The Man In The High Castle revolves around the lives of a few people living in a world where the Axis powers won World War II and America has been divided practically 50-50 by the German and Japanese powers. There’s an alternate history novel doing the rounds that depicts a world where the Allies won World War II and the British Empire is on the verge of ruling the planet.
One of the main characters, a Jewish man in hiding from the Nazi government, struggles to survive as a seller of hand-made jewellery. Meanwhile, discovering the identity of the titular Man In The High Castle and his relationship to the I Ching is a central driving force of the plot.
It’s weird, it’s sometimes convoluted but it is also amazing.
6. The Picture Of Dorian Gray, by Oscar Wilde
I think everyone knows at least something about the plot of The Picture of Dorian Gray, the only novel Wilde ever wrote, so we don’t need dwell on that too long here. It’s somewhat Faustian in its plotline but that’s no bad thing.
As a philosophical work its message has perhaps been dulled over the intervening decades but its influence on modern culture, especially later fantasy and science-fiction works, is not to be dismissed. Hence it fits very neatly onto this list.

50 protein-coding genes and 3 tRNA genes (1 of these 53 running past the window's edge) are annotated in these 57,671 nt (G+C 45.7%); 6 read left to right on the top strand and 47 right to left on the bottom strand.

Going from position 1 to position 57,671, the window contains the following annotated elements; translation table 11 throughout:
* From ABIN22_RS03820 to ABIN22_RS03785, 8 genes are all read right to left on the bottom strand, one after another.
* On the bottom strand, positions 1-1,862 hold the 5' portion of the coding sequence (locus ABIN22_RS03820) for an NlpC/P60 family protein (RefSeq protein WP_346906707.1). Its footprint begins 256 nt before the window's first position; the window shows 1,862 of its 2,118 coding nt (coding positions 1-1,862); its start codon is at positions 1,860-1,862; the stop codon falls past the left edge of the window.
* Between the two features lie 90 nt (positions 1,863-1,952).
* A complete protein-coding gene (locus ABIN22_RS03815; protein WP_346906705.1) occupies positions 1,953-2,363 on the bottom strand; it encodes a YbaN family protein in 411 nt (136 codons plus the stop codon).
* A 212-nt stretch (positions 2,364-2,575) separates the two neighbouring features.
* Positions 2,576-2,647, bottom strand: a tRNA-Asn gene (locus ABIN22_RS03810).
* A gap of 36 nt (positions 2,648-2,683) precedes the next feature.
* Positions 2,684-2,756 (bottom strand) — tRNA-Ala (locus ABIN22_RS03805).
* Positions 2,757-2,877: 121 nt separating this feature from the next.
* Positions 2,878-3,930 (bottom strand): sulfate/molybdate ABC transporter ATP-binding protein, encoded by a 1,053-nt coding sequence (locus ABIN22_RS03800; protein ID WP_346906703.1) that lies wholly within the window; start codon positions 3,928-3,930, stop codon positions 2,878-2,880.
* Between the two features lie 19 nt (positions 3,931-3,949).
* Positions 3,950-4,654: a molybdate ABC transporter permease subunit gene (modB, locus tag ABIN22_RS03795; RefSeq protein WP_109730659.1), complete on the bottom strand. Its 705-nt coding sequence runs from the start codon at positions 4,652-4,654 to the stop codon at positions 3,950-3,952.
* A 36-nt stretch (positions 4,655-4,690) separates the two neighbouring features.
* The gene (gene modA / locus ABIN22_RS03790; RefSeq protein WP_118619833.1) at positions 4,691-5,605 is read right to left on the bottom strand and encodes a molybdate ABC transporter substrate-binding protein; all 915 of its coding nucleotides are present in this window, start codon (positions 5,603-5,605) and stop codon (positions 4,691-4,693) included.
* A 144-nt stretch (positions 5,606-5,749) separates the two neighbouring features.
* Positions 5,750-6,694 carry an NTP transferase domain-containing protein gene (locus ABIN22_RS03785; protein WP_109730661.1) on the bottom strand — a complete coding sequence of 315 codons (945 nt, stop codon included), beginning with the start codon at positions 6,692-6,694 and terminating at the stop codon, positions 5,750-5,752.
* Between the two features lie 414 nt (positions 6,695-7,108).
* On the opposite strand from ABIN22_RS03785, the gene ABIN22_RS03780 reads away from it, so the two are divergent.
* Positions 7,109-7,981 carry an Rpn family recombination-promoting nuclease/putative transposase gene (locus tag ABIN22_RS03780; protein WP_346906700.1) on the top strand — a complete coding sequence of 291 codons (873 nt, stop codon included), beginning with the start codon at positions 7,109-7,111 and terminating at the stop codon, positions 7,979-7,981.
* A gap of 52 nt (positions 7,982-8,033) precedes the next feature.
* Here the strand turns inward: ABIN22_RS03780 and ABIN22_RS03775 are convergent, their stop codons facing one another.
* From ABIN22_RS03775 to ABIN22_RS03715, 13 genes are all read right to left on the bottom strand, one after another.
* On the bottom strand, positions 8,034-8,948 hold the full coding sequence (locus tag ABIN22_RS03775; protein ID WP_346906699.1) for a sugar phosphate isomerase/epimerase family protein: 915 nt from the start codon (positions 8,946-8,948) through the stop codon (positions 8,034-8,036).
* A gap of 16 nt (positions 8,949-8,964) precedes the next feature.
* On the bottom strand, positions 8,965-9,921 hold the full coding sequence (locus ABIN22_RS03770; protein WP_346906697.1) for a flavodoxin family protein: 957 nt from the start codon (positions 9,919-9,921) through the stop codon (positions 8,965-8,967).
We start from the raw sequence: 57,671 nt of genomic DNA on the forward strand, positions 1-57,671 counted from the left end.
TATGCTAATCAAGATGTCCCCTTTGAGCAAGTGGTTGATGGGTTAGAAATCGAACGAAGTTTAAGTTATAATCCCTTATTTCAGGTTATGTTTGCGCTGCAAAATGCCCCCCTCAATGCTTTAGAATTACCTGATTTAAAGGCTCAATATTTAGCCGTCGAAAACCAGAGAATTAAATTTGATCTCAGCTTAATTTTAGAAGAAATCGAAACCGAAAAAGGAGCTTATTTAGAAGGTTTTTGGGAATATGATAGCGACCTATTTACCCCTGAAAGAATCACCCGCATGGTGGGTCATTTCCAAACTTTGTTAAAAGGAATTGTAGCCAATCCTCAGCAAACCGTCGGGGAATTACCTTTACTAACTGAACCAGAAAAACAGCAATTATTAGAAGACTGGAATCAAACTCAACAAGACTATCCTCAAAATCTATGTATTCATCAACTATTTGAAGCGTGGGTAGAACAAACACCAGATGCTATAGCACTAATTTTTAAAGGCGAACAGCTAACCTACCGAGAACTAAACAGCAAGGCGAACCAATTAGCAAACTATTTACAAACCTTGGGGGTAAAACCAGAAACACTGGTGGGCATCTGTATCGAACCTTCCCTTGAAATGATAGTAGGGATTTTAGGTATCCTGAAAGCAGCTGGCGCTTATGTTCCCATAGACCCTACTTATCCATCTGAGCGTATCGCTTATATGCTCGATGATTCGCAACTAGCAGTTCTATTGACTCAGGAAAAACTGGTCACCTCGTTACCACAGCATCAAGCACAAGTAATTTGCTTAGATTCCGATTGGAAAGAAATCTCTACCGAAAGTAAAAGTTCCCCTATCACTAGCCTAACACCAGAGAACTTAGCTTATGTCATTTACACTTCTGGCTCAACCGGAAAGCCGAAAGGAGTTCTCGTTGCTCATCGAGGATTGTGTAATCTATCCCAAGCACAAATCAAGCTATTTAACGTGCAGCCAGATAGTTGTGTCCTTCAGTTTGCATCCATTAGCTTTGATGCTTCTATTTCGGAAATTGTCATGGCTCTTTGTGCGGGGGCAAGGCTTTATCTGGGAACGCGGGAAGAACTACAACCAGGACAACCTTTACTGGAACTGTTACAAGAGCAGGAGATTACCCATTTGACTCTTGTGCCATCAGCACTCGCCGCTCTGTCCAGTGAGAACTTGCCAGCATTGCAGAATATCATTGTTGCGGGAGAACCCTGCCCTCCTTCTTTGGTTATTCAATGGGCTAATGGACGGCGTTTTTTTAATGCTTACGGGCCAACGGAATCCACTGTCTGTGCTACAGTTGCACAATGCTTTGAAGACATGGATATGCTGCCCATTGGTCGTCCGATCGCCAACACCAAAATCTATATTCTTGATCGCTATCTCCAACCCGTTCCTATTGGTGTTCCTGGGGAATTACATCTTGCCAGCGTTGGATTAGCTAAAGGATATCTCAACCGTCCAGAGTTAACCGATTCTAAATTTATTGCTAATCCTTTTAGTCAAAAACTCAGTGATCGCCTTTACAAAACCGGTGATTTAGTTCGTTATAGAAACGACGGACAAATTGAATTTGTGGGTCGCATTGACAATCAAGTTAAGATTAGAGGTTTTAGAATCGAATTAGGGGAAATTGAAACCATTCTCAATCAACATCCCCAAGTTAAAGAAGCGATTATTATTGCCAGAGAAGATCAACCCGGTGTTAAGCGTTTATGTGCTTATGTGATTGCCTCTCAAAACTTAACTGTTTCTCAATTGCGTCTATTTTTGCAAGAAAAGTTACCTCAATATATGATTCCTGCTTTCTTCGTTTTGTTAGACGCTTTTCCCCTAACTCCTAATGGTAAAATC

5. Reaper Man, by Terry Pratchett
Influenced very obviously by the film Death Takes a Holiday, Reaper Man sees one of Terry Pratchett’s most loved characters, Death himself, fired from his job and forced to take on work as a farm hand to make ends meet.
People may be surprised that out of the forty Discworld novels, I chose this one for the list but the fact is, it epitomises Discworld as a series. It is hilarious but it is also full of the social commentary and moving scenes that the later novels have in spades. In essence, Reaper Man encompasses everything that makes the Discworld novels great. That’s why it makes this list.
Plus it’s not a doorstopper like the later books, so you can finish it in a day. That makes it a great entry point to the series for newcomers.
4. American Gods, by Neil Gaiman
Fourth on the list is another urban fantasy tale, this time set in an America where all gods are real, and most of them are out-of-work people just trying to make ends meet in a world that no longer believes in them.